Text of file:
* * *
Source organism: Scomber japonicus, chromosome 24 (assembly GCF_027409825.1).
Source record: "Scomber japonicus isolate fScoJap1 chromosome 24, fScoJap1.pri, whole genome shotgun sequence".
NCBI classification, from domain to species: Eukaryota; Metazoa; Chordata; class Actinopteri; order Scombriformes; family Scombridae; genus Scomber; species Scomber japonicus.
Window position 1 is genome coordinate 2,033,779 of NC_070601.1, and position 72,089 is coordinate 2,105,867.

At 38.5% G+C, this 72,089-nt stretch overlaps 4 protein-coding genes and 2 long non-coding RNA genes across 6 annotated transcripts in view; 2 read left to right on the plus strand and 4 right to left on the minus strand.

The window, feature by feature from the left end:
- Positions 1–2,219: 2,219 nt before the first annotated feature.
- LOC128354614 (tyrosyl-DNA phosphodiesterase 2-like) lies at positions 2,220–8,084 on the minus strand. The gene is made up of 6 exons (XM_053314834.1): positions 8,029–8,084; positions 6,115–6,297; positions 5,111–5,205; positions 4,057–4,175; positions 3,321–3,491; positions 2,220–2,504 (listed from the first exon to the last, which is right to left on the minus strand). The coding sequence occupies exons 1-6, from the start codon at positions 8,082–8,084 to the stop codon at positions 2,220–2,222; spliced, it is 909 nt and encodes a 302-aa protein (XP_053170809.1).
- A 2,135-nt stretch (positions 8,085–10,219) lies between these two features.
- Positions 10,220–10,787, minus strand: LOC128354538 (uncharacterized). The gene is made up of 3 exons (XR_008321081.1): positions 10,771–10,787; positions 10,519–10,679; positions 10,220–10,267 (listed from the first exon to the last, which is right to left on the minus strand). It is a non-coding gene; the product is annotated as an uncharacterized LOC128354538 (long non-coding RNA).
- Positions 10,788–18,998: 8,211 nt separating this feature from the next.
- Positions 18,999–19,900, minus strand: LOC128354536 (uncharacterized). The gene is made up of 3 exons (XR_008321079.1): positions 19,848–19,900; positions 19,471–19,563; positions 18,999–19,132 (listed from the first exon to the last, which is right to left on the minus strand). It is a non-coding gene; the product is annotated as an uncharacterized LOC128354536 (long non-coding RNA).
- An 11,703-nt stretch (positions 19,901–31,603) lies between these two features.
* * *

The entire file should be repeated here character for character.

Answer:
Source organism: Scomber japonicus, chromosome 24 (assembly GCF_027409825.1).
Source record: "Scomber japonicus isolate fScoJap1 chromosome 24, fScoJap1.pri, whole genome shotgun sequence".
NCBI classification, from domain to species: Eukaryota; Metazoa; Chordata; class Actinopteri; order Scombriformes; family Scombridae; genus Scomber; species Scomber japonicus.
Window position 1 is genome coordinate 2,033,779 of NC_070601.1, and position 72,089 is coordinate 2,105,867.

At 38.5% G+C, this 72,089-nt stretch overlaps 4 protein-coding genes and 2 long non-coding RNA genes across 6 annotated transcripts in view; 2 read left to right on the plus strand and 4 right to left on the minus strand.

The window, feature by feature from the left end:
- Positions 1–2,219: 2,219 nt before the first annotated feature.
- LOC128354614 (tyrosyl-DNA phosphodiesterase 2-like) lies at positions 2,220–8,084 on the minus strand. The gene is made up of 6 exons (XM_053314834.1): positions 8,029–8,084; positions 6,115–6,297; positions 5,111–5,205; positions 4,057–4,175; positions 3,321–3,491; positions 2,220–2,504 (listed from the first exon to the last, which is right to left on the minus strand). The coding sequence occupies exons 1-6, from the start codon at positions 8,082–8,084 to the stop codon at positions 2,220–2,222; spliced, it is 909 nt and encodes a 302-aa protein (XP_053170809.1).
- A 2,135-nt stretch (positions 8,085–10,219) lies between these two features.
- Positions 10,220–10,787, minus strand: LOC128354538 (uncharacterized). The gene is made up of 3 exons (XR_008321081.1): positions 10,771–10,787; positions 10,519–10,679; positions 10,220–10,267 (listed from the first exon to the last, which is right to left on the minus strand). It is a non-coding gene; the product is annotated as an uncharacterized LOC128354538 (long non-coding RNA).
- Positions 10,788–18,998: 8,211 nt separating this feature from the next.
- Positions 18,999–19,900, minus strand: LOC128354536 (uncharacterized). The gene is made up of 3 exons (XR_008321079.1): positions 19,848–19,900; positions 19,471–19,563; positions 18,999–19,132 (listed from the first exon to the last, which is right to left on the minus strand). It is a non-coding gene; the product is annotated as an uncharacterized LOC128354536 (long non-coding RNA).
- An 11,703-nt stretch (positions 19,901–31,603) lies between these two features.